Let’s get honest for a second, shall we? If there was an urgent need on the radio dial for a band that comes off as the smiling hybrid of Blink-182 and the now-defunct Sublime, then the Lucky Boys Confusion would fill that gap nicely. Ultimately, then, the first question is, is there really such a need? Seeing that Blink has failed to build any real steam since its Enema of the State and that the same can be said for what the latter has morphed into since lead singer Brad Nowell’s untimely death—the bloated, tattooed entourage that is the Long Beach Dub All-Stars—it’s not like Lucky Boys Confusion surfaced at the wrong time. Confused and untalented they aren’t—the band can play tap into a reggae vibe almost as well as it does power punk, sometimes switching gears mid-tune. But that leads us to question No. 2: Will anybody care?
Answers: 1) Maybe and 2) Perhaps. The Chicago-based quintet started out on the right page, after all. With a couple of EPs and an independently released album—and touting the fact they sold several thousand copies out of their cars and such—the grassroots audience was already in place when Game came along. Never mind the fact almost all of its songs were rehashed/rerecorded versions of what they’d done in their earlier years. Then, perhaps taking a cue from geek rockers Weezer (“Buddy Holly”, remember?), “Fred Astaire” was its first single. The song, about a mother’s failed ambitions to turn her son into the next Astaire superstar, had kids so confused, lead singer Kaustubh “Stubhy” Pandav goes to great pains on LBC’s Web site to explain that no, it is not a love song. So, re-introduce a dancer/singer/actor from yesteryear to an audience who quite possibly didn’t know a lick of him beforehand—not a bad start. Where to next?
Take your pick from a wide span of reggae and punk-pop party songs that make up the rest of the album. With songs like “Dumb Pop Song”, with the chorus “I’m gonna steal your girlfriend/ I’m gonna steal your girlfriend/ I’m gonna steal your girlfriend/ I’m gonna steal your girl”, it becomes readily apparent that the well-disguised seriousness of, say, “Astaire” is a rarity on this venture. The rest of the time is spent proving they can rock hard, well, in a 311 kinda way. The times are few that the Boys take so much as a breath between songs, connecting their tales of pot smuggling, police evasion, and the oppression of the “bossman” quite seamlessly. Each sounds a little like the next but, to their credit, they’ve done quite well with the torch they’ve been passed, almost doing their schtick better than their aforementioned predecessors. (And, besides, when’s the last time you heard an Indian reggae song, done in the singer’s native tongue even?)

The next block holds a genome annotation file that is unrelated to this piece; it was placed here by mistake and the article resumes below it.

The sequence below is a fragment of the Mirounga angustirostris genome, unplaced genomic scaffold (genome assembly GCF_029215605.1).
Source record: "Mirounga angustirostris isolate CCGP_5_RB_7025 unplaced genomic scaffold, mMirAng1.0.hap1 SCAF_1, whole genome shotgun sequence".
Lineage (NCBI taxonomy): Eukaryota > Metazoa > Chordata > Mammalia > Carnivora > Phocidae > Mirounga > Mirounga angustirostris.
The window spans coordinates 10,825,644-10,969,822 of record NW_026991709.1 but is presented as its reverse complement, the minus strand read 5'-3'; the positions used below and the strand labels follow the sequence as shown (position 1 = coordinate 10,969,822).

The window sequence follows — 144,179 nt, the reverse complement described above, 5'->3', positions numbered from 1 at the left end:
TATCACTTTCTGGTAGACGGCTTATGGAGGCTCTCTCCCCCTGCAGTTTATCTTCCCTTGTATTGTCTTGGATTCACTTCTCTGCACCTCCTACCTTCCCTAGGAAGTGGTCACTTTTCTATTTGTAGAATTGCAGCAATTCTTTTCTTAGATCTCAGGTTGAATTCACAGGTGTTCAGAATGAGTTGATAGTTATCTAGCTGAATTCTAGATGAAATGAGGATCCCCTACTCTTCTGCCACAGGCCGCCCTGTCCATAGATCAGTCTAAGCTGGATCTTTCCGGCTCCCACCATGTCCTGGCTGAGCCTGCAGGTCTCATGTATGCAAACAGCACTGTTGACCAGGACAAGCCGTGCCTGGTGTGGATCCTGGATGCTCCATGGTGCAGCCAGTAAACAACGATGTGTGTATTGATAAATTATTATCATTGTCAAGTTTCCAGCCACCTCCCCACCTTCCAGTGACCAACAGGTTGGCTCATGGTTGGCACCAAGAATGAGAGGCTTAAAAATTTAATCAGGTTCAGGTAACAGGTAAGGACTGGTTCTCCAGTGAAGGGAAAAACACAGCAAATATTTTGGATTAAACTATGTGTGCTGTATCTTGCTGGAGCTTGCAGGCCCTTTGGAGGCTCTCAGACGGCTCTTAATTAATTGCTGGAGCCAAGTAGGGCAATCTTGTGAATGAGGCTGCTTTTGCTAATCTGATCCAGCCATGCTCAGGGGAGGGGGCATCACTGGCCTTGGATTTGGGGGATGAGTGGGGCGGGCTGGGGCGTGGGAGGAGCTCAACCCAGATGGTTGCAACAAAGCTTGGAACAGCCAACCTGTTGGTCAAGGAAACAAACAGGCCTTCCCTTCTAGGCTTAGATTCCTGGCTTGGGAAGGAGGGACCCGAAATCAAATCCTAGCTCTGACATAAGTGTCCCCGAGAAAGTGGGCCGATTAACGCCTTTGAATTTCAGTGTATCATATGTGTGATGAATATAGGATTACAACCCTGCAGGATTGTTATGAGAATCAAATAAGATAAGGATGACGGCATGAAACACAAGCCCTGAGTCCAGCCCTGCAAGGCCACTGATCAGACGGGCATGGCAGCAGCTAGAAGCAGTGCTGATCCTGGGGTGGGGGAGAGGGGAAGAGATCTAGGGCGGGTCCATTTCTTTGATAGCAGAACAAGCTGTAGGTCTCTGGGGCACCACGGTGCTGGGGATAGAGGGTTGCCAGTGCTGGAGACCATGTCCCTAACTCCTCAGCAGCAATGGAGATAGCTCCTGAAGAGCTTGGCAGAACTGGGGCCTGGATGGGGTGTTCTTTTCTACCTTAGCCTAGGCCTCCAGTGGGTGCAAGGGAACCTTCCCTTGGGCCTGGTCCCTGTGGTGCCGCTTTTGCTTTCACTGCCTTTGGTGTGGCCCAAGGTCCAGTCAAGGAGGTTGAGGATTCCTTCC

Here’s something quizzical—a song called “Do You Miss Me (Killians)”, a remake of Jocelyn Enriquez’s 1996 club staple of the same name. The two bear little resemblance to the other, but again, here is a hit in the making. It’s worked for so many others—Alien Ant Farm and Orgy to name some notables—that it’s almost a no-brainer here. Toss in the requisite love ballad, here it’s the acoustic “Never Like This”, and you’ve got the perfectly marketed debut by an alterna-boy band. It’s only frosting on the cake that the thrift store is where Lucky Boys Confusion finds its threads and that they have no qualms about swearing frequently throughout: as bad as they might wanna appear, though, they’re still ooey-gooey sweet at their respective centers.
// Sound Affects
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